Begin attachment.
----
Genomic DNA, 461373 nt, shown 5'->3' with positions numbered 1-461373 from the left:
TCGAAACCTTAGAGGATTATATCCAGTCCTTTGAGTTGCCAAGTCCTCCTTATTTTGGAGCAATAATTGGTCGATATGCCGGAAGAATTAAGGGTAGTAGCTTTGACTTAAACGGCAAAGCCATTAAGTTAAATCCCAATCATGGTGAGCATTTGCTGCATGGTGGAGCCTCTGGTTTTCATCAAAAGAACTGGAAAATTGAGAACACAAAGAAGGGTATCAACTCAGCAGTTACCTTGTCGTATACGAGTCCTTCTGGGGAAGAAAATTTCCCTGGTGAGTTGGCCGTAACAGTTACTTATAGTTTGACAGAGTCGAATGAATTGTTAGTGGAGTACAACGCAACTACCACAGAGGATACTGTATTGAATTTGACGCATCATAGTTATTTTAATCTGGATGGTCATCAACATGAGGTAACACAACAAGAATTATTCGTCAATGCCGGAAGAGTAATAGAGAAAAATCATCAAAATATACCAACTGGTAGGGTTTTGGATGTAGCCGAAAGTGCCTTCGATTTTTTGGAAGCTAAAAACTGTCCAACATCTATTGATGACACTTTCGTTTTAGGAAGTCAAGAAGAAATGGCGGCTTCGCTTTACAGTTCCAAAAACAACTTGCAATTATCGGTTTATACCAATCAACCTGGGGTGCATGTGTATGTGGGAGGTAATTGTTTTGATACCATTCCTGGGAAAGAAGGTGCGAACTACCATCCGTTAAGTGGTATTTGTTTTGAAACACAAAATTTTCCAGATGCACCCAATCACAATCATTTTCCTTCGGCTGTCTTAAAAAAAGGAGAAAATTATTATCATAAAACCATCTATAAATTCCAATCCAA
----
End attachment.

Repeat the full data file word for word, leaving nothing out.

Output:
Genomic DNA, 461373 nt, shown 5'->3' with positions numbered 1-461373 from the left:
TCGAAACCTTAGAGGATTATATCCAGTCCTTTGAGTTGCCAAGTCCTCCTTATTTTGGAGCAATAATTGGTCGATATGCCGGAAGAATTAAGGGTAGTAGCTTTGACTTAAACGGCAAAGCCATTAAGTTAAATCCCAATCATGGTGAGCATTTGCTGCATGGTGGAGCCTCTGGTTTTCATCAAAAGAACTGGAAAATTGAGAACACAAAGAAGGGTATCAACTCAGCAGTTACCTTGTCGTATACGAGTCCTTCTGGGGAAGAAAATTTCCCTGGTGAGTTGGCCGTAACAGTTACTTATAGTTTGACAGAGTCGAATGAATTGTTAGTGGAGTACAACGCAACTACCACAGAGGATACTGTATTGAATTTGACGCATCATAGTTATTTTAATCTGGATGGTCATCAACATGAGGTAACACAACAAGAATTATTCGTCAATGCCGGAAGAGTAATAGAGAAAAATCATCAAAATATACCAACTGGTAGGGTTTTGGATGTAGCCGAAAGTGCCTTCGATTTTTTGGAAGCTAAAAACTGTCCAACATCTATTGATGACACTTTCGTTTTAGGAAGTCAAGAAGAAATGGCGGCTTCGCTTTACAGTTCCAAAAACAACTTGCAATTATCGGTTTATACCAATCAACCTGGGGTGCATGTGTATGTGGGAGGTAATTGTTTTGATACCATTCCTGGGAAAGAAGGTGCGAACTACCATCCGTTAAGTGGTATTTGTTTTGAAACACAAAATTTTCCAGATGCACCCAATCACAATCATTTTCCTTCGGCTGTCTTAAAAAAAGGAGAAAATTATTATCATAAAACCATCTATAAATTCCAATCCAA